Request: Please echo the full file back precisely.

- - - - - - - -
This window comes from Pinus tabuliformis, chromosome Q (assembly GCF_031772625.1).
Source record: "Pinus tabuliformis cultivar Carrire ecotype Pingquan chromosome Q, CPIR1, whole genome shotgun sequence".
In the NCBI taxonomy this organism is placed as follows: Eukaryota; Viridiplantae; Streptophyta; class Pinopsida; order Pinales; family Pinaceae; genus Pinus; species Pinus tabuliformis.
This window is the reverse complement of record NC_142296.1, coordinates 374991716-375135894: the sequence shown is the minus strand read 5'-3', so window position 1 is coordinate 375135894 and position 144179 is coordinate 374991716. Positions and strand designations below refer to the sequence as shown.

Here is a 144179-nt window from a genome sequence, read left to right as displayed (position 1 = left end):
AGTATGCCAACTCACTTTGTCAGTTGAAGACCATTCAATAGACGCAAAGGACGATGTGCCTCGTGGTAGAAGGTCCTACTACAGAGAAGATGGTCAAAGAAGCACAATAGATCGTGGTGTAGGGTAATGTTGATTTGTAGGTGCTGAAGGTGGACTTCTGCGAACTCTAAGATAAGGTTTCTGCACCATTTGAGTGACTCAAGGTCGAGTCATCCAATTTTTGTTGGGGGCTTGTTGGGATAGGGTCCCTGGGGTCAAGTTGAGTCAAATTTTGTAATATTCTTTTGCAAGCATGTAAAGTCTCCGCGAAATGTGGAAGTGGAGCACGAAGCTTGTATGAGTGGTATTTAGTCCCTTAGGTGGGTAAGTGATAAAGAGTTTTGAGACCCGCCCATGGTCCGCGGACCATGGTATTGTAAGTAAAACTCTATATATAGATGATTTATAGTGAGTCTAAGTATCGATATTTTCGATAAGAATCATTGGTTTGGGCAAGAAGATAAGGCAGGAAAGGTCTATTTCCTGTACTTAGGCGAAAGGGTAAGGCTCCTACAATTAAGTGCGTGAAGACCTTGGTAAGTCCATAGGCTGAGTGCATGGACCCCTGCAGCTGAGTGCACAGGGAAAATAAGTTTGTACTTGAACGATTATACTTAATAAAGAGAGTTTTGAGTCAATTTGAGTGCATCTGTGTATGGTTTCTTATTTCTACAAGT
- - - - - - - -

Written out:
This window comes from Pinus tabuliformis, chromosome Q (assembly GCF_031772625.1).
Source record: "Pinus tabuliformis cultivar Carrire ecotype Pingquan chromosome Q, CPIR1, whole genome shotgun sequence".
In the NCBI taxonomy this organism is placed as follows: Eukaryota; Viridiplantae; Streptophyta; class Pinopsida; order Pinales; family Pinaceae; genus Pinus; species Pinus tabuliformis.
This window is the reverse complement of record NC_142296.1, coordinates 374991716-375135894: the sequence shown is the minus strand read 5'-3', so window position 1 is coordinate 375135894 and position 144179 is coordinate 374991716. Positions and strand designations below refer to the sequence as shown.

Here is a 144179-nt window from a genome sequence, read left to right as displayed (position 1 = left end):
AGTATGCCAACTCACTTTGTCAGTTGAAGACCATTCAATAGACGCAAAGGACGATGTGCCTCGTGGTAGAAGGTCCTACTACAGAGAAGATGGTCAAAGAAGCACAATAGATCGTGGTGTAGGGTAATGTTGATTTGTAGGTGCTGAAGGTGGACTTCTGCGAACTCTAAGATAAGGTTTCTGCACCATTTGAGTGACTCAAGGTCGAGTCATCCAATTTTTGTTGGGGGCTTGTTGGGATAGGGTCCCTGGGGTCAAGTTGAGTCAAATTTTGTAATATTCTTTTGCAAGCATGTAAAGTCTCCGCGAAATGTGGAAGTGGAGCACGAAGCTTGTATGAGTGGTATTTAGTCCCTTAGGTGGGTAAGTGATAAAGAGTTTTGAGACCCGCCCATGGTCCGCGGACCATGGTATTGTAAGTAAAACTCTATATATAGATGATTTATAGTGAGTCTAAGTATCGATATTTTCGATAAGAATCATTGGTTTGGGCAAGAAGATAAGGCAGGAAAGGTCTATTTCCTGTACTTAGGCGAAAGGGTAAGGCTCCTACAATTAAGTGCGTGAAGACCTTGGTAAGTCCATAGGCTGAGTGCATGGACCCCTGCAGCTGAGTGCACAGGGAAAATAAGTTTGTACTTGAACGATTATACTTAATAAAGAGAGTTTTGAGTCAATTTGAGTGCATCTGTGTATGGTTTCTTATTTCTACAAGT